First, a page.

A Smart Phone at 88

Last week Jerry decided to get a smartphone. I give him a lot of credit. His jitterbug served him well. It made and received calls the way a landline can’t – he could take it with him when he left his house and it would work. But he wanted a smartphone, so we went to Verizon and got him a smartphone. Jerry will be 89 in January.

Jerry phone.jpg

Going through this process with him, helping him choose one and then, most importantly, figure out how to make a call, has opened my eyes (yet again) to the things we take for granted, the things we have learned but don’t remember we actually had to learn, the things that are not as self-evident as they might appear. For example:

Your smartphone can be “on” but not “on” and “off” but not “off.” The power being on and the home screen being visible are two different things. Another way to look at this is that the phone can be on but the screen can be off. Problem is, when the screen is off, it looks like the phone is not “on” (though it might be and probably is, but it depends on whether the power is on). The little button on the side (or the back, or the bottom, depending on where it is on yours) turns the power entirely on or off only if you hold it down/in long enough, but once the power is on, you have to press that same button – but not for as long! – to get a visible screen and for your phone, which was “on” before, to appear “on.”

The amount of touch, the very weight of the tip of your finger on an icon so that you can get from one screen to another, is not intuitive. Those of us who graduated from one cell phone to the next don’t realize how we have adapted to the incremental changes in technology. Somewhere around here I have my first cell phone, a gold-tone Nokia that I could not find to take a picture of (but I did find some scarves I was missing!!). I got that Nokia in 2001, and all the buttons were physical – you pressed them and heard a click and that made something happen. My next phone was a flip phone – how cool was that!? – physical buttons still, and with three letters of the alphabet on each of the number pads, you could even text. (You may remember that you had to hit the 1 once to get A, twice (fast) to get B and three times (fast) to get C, but hey, we could text!!) From there I went to a flat screen where there are no physical buttons. That was a bit of a learning curve, but I needed it for work and everyone around me seemed to manage it, so sooner or later I got comfortable with that too.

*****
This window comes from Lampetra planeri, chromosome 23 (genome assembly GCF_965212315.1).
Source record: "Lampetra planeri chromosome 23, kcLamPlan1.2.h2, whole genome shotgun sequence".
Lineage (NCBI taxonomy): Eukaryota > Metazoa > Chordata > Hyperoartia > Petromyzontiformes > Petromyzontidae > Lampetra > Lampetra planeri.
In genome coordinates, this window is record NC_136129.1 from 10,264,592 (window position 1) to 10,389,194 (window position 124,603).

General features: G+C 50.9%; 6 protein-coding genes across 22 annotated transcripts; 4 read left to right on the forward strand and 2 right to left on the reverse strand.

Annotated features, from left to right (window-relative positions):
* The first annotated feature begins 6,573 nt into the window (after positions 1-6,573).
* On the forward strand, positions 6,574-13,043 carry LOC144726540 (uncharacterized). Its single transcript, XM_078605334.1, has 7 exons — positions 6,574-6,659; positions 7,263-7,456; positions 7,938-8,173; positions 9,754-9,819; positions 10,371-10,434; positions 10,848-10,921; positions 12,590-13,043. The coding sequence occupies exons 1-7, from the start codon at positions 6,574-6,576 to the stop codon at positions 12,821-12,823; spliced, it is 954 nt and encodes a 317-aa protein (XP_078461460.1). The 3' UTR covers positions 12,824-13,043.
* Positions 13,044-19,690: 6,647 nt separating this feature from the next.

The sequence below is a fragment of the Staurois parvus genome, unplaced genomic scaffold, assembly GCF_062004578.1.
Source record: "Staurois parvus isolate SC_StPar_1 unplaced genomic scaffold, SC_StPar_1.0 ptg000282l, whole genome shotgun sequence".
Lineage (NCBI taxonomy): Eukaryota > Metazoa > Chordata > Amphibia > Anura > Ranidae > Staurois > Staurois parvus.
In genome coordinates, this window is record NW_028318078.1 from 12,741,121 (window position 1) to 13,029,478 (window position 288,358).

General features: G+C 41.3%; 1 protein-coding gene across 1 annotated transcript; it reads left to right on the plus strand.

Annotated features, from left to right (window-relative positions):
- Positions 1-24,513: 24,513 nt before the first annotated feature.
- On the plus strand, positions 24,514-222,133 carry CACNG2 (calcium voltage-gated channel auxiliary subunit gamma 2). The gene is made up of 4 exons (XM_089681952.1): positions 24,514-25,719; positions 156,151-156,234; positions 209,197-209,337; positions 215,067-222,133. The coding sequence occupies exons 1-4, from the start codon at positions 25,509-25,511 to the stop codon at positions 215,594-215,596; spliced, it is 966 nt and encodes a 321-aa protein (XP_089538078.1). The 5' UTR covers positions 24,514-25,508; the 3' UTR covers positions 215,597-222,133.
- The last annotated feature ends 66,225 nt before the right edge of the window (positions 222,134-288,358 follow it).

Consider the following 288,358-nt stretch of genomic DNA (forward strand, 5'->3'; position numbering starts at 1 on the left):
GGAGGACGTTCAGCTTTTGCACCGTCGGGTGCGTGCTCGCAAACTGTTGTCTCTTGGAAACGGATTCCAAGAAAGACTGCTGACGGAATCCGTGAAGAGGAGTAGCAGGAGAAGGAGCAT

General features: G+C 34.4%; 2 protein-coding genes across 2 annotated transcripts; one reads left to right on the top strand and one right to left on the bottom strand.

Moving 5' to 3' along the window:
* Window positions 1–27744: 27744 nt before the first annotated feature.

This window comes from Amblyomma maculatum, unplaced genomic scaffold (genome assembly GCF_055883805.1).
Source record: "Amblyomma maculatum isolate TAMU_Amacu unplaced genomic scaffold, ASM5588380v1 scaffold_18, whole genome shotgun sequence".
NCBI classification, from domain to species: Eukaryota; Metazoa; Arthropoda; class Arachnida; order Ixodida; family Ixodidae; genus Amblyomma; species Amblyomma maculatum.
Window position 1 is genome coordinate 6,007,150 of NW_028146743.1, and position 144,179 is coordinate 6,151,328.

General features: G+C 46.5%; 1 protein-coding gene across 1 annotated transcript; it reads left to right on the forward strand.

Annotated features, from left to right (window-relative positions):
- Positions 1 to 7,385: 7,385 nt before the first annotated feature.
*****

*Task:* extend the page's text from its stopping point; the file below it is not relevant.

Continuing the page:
But you have to get-to-know and practice-til-perfect how much pressure to place on a given icon. On my phone, if I hit the green phone icon in the bottom left corner lightly (see the green phone icon with the little 1 showing one missed call?),


I get to my phone list. Touching that icon with just the right amount of pressure takes me to the screen that can toggle between RECENTS (a reverse-chronological list of calls made and received) and CONTACTS (my full phone directory including all numbers I have saved in alphabetical order).

If I hold the tip of my finger on that same icon too long, I don’t get to my phone list. It gives me other options:


These other options have their place , and I might even use them someday, but if all I want to do is make a call, and I get these other options instead because I didn’t judge the amount of finger-pressure right, I might (rightly) get frustrated. And it’s not just the phone icon that gives you other options when you hold it down longer.

Randomly hitting buttons will affect your phone’s operation. When Jerry first got his phone, I spent an hour or so with him going over HOW TO MAKE A CALL. I wrote it down step by step, which thing to press and what you will find when you get there. Repetition, repetition, repetition is the name of this game. I came back the next day and found numerous screenshots in his gallery. He does not know what a screenshot is, let alone how to make one. But clearly he hit the home button and the power button at the same time – numerous times – and inadvertently made numerous screenshots.

This morning Mom called me to say that the two of them were “practicing” making calls, but his phone wasn’t ringing. It was just buzzing. Sounds to me like he turned the volume off, Mom. And I walked her through finding the Volume Up button and pressing it until she saw the horizontal blue volume bar that appears at the top get increasingly longer. Oh, that works. Clearly he hit the Volume Down button enough times to inadvertently turn off the volume.